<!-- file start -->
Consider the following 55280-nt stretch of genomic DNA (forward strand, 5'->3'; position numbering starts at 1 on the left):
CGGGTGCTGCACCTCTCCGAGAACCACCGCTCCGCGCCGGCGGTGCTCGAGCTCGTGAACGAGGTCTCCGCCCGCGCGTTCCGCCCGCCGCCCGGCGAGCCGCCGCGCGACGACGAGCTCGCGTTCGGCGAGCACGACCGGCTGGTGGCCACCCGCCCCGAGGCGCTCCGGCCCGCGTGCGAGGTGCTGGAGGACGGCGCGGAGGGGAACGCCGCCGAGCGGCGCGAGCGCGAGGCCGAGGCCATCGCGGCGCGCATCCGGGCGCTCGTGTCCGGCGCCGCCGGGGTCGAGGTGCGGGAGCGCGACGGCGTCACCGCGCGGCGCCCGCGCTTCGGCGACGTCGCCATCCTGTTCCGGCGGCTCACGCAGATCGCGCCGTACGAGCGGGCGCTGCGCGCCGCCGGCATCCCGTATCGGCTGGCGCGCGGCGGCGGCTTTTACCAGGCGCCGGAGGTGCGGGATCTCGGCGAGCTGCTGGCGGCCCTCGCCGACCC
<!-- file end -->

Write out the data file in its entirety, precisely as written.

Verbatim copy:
Consider the following 55280-nt stretch of genomic DNA (forward strand, 5'->3'; position numbering starts at 1 on the left):
CGGGTGCTGCACCTCTCCGAGAACCACCGCTCCGCGCCGGCGGTGCTCGAGCTCGTGAACGAGGTCTCCGCCCGCGCGTTCCGCCCGCCGCCCGGCGAGCCGCCGCGCGACGACGAGCTCGCGTTCGGCGAGCACGACCGGCTGGTGGCCACCCGCCCCGAGGCGCTCCGGCCCGCGTGCGAGGTGCTGGAGGACGGCGCGGAGGGGAACGCCGCCGAGCGGCGCGAGCGCGAGGCCGAGGCCATCGCGGCGCGCATCCGGGCGCTCGTGTCCGGCGCCGCCGGGGTCGAGGTGCGGGAGCGCGACGGCGTCACCGCGCGGCGCCCGCGCTTCGGCGACGTCGCCATCCTGTTCCGGCGGCTCACGCAGATCGCGCCGTACGAGCGGGCGCTGCGCGCCGCCGGCATCCCGTATCGGCTGGCGCGCGGCGGCGGCTTTTACCAGGCGCCGGAGGTGCGGGATCTCGGCGAGCTGCTGGCGGCCCTCGCCGACCC